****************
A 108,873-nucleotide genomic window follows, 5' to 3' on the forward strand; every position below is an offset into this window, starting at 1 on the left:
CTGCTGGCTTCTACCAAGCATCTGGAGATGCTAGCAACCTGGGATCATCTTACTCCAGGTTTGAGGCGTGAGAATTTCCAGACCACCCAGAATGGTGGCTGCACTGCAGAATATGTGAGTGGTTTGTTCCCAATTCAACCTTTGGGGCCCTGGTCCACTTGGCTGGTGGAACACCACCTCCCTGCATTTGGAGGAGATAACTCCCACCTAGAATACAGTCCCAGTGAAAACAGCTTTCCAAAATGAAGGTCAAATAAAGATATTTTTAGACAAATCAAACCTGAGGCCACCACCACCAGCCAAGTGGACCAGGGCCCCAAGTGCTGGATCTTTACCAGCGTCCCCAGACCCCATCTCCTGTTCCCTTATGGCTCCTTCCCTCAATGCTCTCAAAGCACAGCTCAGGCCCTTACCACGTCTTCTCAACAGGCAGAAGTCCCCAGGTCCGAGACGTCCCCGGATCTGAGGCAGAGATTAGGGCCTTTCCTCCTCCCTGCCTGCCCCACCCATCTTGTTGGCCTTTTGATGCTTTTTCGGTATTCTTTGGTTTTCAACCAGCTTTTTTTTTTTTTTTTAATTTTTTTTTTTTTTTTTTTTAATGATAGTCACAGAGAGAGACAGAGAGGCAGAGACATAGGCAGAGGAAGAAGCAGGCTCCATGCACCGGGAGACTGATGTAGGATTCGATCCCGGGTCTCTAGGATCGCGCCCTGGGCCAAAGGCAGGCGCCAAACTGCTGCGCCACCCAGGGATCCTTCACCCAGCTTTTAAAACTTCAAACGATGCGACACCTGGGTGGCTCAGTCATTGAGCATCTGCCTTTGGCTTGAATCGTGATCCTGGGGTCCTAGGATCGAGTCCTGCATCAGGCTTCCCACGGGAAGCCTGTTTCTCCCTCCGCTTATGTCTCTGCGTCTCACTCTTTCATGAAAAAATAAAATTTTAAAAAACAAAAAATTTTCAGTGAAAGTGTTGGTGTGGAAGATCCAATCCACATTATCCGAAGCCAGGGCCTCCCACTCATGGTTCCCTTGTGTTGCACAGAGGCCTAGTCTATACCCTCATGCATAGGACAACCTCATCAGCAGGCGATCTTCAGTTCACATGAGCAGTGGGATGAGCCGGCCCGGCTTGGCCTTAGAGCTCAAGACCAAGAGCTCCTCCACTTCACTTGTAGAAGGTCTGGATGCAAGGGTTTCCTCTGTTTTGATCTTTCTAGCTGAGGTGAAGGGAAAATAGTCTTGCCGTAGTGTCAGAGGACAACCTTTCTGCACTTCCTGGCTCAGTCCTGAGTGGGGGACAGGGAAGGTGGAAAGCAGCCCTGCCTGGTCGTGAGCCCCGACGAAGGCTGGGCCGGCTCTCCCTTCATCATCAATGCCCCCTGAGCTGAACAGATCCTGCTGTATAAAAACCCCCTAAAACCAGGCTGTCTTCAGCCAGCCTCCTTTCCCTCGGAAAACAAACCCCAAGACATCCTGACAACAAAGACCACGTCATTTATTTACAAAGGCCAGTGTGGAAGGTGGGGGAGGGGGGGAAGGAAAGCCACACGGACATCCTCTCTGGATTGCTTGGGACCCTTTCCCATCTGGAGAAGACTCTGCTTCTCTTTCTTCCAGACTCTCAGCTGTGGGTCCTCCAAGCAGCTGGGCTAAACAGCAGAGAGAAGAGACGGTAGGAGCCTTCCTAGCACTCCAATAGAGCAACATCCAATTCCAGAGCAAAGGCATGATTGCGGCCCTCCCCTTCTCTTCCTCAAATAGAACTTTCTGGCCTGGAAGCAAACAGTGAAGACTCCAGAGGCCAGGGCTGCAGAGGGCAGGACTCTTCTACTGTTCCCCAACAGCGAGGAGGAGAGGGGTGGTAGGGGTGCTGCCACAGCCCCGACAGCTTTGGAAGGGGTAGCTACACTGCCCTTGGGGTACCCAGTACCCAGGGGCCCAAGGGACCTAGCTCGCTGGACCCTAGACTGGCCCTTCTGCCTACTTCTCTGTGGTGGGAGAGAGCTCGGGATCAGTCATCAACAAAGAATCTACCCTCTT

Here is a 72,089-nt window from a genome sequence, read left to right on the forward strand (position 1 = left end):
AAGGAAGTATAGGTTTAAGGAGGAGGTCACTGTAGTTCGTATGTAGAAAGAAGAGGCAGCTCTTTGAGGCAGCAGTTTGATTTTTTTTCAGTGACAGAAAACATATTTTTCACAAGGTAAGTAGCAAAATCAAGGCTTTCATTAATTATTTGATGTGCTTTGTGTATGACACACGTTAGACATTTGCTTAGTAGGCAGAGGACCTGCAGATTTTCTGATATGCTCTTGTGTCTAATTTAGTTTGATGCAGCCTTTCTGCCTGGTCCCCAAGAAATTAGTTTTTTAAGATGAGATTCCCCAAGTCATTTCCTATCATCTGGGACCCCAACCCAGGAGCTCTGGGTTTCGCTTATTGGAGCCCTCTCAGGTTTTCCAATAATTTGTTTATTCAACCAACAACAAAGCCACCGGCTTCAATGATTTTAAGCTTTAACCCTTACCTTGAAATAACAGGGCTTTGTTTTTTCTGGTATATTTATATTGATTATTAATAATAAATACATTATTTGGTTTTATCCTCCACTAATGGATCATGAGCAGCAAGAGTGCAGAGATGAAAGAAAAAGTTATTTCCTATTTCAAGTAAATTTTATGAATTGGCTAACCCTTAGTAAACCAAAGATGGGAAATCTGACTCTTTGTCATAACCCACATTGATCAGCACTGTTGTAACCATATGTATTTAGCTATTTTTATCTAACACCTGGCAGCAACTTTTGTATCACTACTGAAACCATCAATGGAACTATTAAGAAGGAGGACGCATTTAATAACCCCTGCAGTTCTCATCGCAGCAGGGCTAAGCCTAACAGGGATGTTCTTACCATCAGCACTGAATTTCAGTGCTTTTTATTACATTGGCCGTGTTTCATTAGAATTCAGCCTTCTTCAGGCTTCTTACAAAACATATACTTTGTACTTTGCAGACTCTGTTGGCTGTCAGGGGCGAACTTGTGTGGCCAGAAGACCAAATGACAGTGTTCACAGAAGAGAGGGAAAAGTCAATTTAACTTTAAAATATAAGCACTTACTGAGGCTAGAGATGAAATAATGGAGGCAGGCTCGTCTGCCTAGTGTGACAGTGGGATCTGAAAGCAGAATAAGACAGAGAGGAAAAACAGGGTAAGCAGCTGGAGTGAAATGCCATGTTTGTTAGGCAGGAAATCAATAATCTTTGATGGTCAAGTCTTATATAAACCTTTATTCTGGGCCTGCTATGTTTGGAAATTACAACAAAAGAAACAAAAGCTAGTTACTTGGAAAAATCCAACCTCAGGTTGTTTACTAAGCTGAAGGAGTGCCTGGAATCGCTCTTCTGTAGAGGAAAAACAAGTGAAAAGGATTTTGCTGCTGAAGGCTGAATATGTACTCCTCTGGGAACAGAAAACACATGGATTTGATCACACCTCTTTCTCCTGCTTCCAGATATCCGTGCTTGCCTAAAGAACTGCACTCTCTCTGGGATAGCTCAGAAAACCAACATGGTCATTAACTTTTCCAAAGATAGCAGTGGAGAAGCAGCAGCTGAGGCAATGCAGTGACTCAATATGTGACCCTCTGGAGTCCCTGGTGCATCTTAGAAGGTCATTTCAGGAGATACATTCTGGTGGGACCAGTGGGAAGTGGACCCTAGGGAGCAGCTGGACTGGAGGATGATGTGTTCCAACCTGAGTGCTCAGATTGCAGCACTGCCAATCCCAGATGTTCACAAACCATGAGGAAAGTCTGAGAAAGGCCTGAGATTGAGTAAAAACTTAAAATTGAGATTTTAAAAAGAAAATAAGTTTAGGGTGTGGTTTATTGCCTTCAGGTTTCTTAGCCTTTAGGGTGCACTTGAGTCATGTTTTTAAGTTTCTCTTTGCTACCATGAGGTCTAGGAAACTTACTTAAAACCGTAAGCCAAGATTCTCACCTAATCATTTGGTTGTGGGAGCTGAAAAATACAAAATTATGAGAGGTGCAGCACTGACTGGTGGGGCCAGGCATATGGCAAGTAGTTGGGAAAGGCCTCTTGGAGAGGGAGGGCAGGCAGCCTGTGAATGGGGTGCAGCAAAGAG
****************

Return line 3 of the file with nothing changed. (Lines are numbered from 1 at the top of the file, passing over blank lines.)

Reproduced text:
Here is a 72,089-nt window from a genome sequence, read left to right on the forward strand (position 1 = left end):